---------------------------------------

I don't recall the exact quote but Rob Drake basically said in every rule set he knows of this would be a safe call, because the catcher did not maintain control of the ball throughout the entire slide. He clearly did not show control or the ball would not have been knocked loose.

-------

I see what you and Tom are saying, but I don't see how it can possibly line up with: "The ball is NOT considered as having been held securely if it is juggled or dropped AFTER the touching unless the runner deliberately knocks the ball from the hand of the fielder". The rule could have said (upon, or during, the tag) instead of after the tag, if that's what they wanted to communicate. Fun at the ole' ball park... Al
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  #40 (permalink)  
Old Fri Oct 10, 2008, 03:37pm
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Quote:
Originally Posted by Al View Post

---------------------------------------

I don't recall the exact quote but Rob Drake basically said in every rule set he knows of this would be a safe call, because the catcher did not maintain control of the ball throughout the entire slide. He clearly did not show control or the ball would not have been knocked loose.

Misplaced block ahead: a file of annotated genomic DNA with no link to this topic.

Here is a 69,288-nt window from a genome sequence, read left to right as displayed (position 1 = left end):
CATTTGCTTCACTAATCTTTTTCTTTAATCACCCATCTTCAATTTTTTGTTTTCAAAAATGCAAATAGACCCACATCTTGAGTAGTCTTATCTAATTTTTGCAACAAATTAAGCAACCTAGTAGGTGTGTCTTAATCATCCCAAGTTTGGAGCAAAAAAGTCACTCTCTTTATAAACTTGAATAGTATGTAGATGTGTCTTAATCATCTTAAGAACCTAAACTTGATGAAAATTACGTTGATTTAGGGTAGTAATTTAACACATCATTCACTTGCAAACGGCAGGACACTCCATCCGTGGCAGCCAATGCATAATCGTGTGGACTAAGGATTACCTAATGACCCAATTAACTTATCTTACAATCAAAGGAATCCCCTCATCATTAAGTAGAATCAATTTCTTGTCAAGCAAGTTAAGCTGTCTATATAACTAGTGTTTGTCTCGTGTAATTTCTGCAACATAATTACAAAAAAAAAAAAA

Not that it is a surprise, but the MLB rule does not support Mr. Drake's interpretation. Now, they may very well have another interp, but MLB often includes permissible rulings where there may be a question in the rule book itself.

To me, this interp and U-trips wording is just a search for a gotcha on the defense, probably spurned on by player's belief.
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  #41 (permalink)  
Old Fri Oct 10, 2008, 04:15pm
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Originally Posted by IRISHMAFIA View Post
Not that it is a surprise, but the MLB rule does not support Mr. Drake's interpretation. Now, they may very well have another interp, but MLB often includes permissible rulings where there may be a question in the rule book itself.
The problem with OBR is that there are ARs and comments from the long-dead MLB casebook in the copy of OBR you buy at the bookstore or download, but there are many more explanations and comments found only in the Jaksa/Roder guide and MiLB manual (both available for the public to purchase), or the manual Jim Evans gives you at his school and the MLB Umpire Manual (neither of which are available to the general umpiring public). To really understand OBR an umpire needs to obtain and study more than just the rulebook itself. I like the idea of one publication like ASA's rulebook that has all the ARs in it.

Like I said, now we know for sure what MLB's position is on this rule.

Quote:
Originally Posted by IRISHMAFIA View Post
To me, this interp and U-trips wording is just a search for a gotcha on the defense, probably spurned on by player's belief.
It looks like U-trip is alone in their version of this rule. Just something for umpires who work multiple rulesets to be aware of.